The GRE is essential in testing your graduate readiness. The assessment aims to test the skills that you’ve developed over time. Bear in mind that these skills are not specific to any field of study or program.
The Graduate Record Examinations (GRE) is a standardized test that many graduate schools in the U.S. and Canada use as part of their admissions criteria. The Educational Testing Service (ETS) administers this test, and students can take the test whenever they’re ready, usually around the time or a little before applying to graduate programs.
Adequate preparation is essential to get the optimal scores that schools want. So before your GRE registration, it’s vital to understand which skills the GRE is testing.
- Examining Evidence and Arguments
The Analytical Writing section features the “Analyze an Argument” task, which tests your ability to understand and analyze arguments. It includes reading brief passages and critically examining the reasoning of the author.
Using the given passages, you should be able to identify the line of reasoning and the argument’s structure. Reading the passages more than once helps to identify the evidence, claims, and assumptions.
Examining an argument also tests your ability to recognize major and minor points, particularly within the Verbal Reasoning section’s Reading Comprehension task. This is a useful skill because not all points are relevant, and understanding which are can help prove relationships such as causation.
- Supporting Arguments and Ideas
Within the AWA section also, after analyzing the argument, you should show that you can support one or both sides of the topic. You will need to examine the provided passage or information to identify relationships between concepts, ideas, sentences, and words. Understanding these relationships will help you validate your position on the issue at hand. Your claims must be adequately backed by evidence and reasoning.
You need to discuss the specific evidence that’s vital in evaluating the argument in the passage. More importantly, you should explain how the identified evidence will weaken or augment the argument.
This skill also is tested in the Verbal Reasoning section.
- Clear and Concise Communication
Going hand-in-hand with the skill of defending an argument is the skill of explaining complex ideas clearly and effectively. Not only should you illustrate the skill of logical reasoning, but you need to do so concisely and clearly. Avoid extra fluff or irrelevant information.
- Understanding Syntax and Semantics
Comprehending the meaning of words and sentence structures is essential in writing, reading, and discussions. In the Verbal Reasoning section, the test gauges your ability to understand semantics and syntax.
This section has three types of questions, including Reading Comprehension, Text Completion, and Sentence Equivalence. You need to analyze the written materials to understand the different words, sentences, and concepts.
- Analyzing Incomplete Data
Can you use incomplete data to make sense of a piece of information? That’s precisely what the Verbal Reasoning section of the GRE tests. The “Text Completion” task of the test includes reading and understanding a passage with blanks. You’ll then need to select the best choices to fill the blanks.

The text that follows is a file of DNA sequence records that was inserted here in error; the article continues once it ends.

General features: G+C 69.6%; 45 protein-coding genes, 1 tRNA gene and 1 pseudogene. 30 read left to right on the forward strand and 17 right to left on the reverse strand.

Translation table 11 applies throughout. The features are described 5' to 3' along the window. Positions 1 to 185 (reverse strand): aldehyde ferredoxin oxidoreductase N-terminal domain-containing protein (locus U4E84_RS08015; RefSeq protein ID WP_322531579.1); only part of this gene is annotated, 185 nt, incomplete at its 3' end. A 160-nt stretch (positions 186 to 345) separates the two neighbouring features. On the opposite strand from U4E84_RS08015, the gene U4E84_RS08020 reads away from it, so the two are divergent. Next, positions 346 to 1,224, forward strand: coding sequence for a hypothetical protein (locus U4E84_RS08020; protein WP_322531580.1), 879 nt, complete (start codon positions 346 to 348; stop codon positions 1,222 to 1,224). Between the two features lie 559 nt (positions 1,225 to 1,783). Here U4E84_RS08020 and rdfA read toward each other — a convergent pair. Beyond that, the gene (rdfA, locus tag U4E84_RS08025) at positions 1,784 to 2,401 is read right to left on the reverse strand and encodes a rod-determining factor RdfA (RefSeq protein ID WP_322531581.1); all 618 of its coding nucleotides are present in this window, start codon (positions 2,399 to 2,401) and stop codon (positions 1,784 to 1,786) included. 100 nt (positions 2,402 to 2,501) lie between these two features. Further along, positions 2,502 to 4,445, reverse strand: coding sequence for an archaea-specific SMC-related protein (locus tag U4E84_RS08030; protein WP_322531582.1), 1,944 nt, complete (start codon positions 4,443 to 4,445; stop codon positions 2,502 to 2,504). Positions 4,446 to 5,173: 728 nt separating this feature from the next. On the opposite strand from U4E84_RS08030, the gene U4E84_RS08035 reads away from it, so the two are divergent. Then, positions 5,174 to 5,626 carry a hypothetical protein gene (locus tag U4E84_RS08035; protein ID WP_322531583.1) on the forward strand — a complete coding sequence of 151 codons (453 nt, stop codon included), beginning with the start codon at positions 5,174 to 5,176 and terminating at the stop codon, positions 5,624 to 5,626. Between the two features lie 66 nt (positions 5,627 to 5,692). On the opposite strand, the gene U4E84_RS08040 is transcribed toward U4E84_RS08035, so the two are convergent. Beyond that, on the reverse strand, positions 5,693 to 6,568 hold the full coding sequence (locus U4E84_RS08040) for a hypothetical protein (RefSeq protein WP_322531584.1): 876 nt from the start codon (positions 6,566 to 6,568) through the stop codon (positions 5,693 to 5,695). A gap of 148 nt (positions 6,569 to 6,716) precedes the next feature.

This is also the case in the Quantitative Reasoning section, which measures your arithmetic, algebra, geometry, and data analysis skills. It tests your ability to solve problems using quantitative methods.
- Interpreting Quantitative Data
In the Quantitative Reasoning section, the data analysis topics gauge your proficiency in interpreting data. You should be able to use graphs and tables to read, compare, and understand different data values.
This skill is vital in solving quantitative problems, which require determining the best strategy that will lead you to the correct solutions. The more problems you solve, the better.
- Solving Problems Using Math
Can you solve problems mathematically? The Quantitative Reasoning Measure assesses your ability to understand and solve questions using mathematical models. You should be able to reason quantitatively to solve such problems.
The section involves high school mathematics and statistics, so basically, it requires an understanding of standard concepts and models. You must understand numbers, figures, coordinate systems, and graphical data to address different problems.
- Demonstrating Command of English
Completing the GRE test requires an adequate understanding of English. Although the GRE doesn’t test for English language proficiency, it measures skills that are important for schools where English is the language of instruction. Each section requires you to read and understand the materials to provide the correct solutions.
Pass Your GRE Test!
Acing your GRE rest demonstrates that you possess the skills that schools are looking for in graduates. This means you’re a step closer to earning an advanced degree. Whether you’re pursuing law or business, be sure to take the time to prep for your GRE test before taking it.